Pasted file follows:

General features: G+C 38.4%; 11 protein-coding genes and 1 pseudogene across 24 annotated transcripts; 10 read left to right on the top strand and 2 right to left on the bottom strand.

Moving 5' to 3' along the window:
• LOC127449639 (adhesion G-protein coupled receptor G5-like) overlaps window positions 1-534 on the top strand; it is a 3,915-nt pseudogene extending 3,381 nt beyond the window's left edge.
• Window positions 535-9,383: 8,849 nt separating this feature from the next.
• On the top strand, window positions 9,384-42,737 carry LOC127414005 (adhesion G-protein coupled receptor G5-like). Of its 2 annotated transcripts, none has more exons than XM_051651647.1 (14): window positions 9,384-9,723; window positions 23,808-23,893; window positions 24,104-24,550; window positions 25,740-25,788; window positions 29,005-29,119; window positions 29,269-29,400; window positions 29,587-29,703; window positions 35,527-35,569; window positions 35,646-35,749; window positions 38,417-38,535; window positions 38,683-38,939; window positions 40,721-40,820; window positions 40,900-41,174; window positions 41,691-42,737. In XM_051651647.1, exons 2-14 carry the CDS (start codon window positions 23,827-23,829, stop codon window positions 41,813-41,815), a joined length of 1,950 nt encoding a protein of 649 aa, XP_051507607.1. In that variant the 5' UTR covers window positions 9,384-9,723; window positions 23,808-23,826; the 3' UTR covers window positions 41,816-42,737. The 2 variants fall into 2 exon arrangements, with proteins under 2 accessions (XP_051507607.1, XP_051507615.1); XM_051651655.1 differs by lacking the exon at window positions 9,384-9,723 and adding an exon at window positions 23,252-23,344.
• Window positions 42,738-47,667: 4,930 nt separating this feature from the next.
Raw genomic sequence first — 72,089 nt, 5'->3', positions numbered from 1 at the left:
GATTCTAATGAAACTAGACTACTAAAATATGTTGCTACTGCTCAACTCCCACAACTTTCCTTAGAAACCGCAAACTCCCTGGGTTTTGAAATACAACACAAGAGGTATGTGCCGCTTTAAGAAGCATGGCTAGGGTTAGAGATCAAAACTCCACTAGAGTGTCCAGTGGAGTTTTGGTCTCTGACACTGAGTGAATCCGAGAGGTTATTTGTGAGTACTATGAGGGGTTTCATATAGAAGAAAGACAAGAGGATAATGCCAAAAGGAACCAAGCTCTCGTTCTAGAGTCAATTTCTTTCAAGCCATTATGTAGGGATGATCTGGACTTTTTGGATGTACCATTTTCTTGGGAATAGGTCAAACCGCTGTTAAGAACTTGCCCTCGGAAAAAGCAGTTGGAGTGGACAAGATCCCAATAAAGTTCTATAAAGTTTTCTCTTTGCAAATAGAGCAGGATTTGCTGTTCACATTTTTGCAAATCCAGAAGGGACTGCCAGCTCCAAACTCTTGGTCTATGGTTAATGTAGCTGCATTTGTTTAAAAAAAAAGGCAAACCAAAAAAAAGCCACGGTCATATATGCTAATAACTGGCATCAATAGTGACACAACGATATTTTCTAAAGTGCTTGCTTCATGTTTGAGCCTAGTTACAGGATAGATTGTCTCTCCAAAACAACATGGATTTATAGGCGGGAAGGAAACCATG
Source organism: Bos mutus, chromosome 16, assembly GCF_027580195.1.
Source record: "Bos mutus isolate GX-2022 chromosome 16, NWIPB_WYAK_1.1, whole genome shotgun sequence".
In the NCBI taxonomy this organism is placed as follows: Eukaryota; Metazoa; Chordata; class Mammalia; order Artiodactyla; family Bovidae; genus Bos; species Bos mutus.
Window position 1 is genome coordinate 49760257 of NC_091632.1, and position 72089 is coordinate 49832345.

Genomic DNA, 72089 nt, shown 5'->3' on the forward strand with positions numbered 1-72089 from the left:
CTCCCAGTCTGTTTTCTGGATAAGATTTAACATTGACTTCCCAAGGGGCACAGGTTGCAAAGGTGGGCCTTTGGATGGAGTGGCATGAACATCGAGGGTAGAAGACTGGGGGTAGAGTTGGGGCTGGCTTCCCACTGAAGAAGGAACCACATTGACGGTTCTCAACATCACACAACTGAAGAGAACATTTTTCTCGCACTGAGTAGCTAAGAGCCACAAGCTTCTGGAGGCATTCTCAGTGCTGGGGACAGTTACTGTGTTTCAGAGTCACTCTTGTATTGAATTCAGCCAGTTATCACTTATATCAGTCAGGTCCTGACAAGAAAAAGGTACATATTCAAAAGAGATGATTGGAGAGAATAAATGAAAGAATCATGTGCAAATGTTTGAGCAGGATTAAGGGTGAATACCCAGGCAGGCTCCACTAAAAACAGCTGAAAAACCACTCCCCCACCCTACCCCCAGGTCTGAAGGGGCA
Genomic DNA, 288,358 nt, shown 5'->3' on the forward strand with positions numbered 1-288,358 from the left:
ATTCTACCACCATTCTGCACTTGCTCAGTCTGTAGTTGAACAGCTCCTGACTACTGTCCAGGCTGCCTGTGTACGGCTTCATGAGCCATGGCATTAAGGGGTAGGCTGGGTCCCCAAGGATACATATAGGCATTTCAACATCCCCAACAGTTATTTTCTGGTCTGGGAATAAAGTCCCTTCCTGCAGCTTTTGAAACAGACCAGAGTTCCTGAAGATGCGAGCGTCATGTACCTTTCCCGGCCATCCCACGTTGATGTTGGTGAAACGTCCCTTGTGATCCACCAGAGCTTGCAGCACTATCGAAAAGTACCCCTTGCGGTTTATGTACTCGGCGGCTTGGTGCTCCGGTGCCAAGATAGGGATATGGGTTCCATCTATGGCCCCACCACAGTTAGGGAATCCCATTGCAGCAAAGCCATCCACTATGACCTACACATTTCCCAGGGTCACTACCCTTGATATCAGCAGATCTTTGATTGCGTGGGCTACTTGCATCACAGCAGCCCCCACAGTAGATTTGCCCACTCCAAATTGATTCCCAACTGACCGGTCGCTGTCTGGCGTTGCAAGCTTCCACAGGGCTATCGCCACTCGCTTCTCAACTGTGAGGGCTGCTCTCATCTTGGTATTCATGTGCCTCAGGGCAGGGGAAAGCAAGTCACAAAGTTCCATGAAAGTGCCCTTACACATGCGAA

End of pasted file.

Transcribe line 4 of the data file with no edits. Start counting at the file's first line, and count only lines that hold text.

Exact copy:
• Window positions 535-9,383: 8,849 nt separating this feature from the next.